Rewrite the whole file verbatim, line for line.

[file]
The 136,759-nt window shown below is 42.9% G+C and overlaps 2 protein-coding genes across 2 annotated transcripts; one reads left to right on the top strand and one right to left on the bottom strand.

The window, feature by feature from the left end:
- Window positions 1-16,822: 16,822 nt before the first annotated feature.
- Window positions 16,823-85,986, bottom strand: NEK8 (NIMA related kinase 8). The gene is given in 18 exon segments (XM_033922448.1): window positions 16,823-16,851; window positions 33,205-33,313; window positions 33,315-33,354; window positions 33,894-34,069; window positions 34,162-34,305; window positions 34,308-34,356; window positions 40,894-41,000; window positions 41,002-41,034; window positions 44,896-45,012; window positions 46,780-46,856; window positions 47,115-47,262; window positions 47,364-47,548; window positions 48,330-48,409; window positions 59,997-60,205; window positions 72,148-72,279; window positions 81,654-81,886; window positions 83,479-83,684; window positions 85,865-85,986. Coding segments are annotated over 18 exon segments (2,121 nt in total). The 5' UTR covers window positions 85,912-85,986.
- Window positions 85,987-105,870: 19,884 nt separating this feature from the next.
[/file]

The 136,759-nt window shown below is 42.9% G+C and overlaps 2 protein-coding genes across 2 annotated transcripts; one reads left to right on the top strand and one right to left on the bottom strand.

The window, feature by feature from the left end:
- Window positions 1-16,822: 16,822 nt before the first annotated feature.
- Window positions 16,823-85,986, bottom strand: NEK8 (NIMA related kinase 8). The gene is given in 18 exon segments (XM_033922448.1): window positions 16,823-16,851; window positions 33,205-33,313; window positions 33,315-33,354; window positions 33,894-34,069; window positions 34,162-34,305; window positions 34,308-34,356; window positions 40,894-41,000; window positions 41,002-41,034; window positions 44,896-45,012; window positions 46,780-46,856; window positions 47,115-47,262; window positions 47,364-47,548; window positions 48,330-48,409; window positions 59,997-60,205; window positions 72,148-72,279; window positions 81,654-81,886; window positions 83,479-83,684; window positions 85,865-85,986. Coding segments are annotated over 18 exon segments (2,121 nt in total). The 5' UTR covers window positions 85,912-85,986.
- Window positions 85,987-105,870: 19,884 nt separating this feature from the next.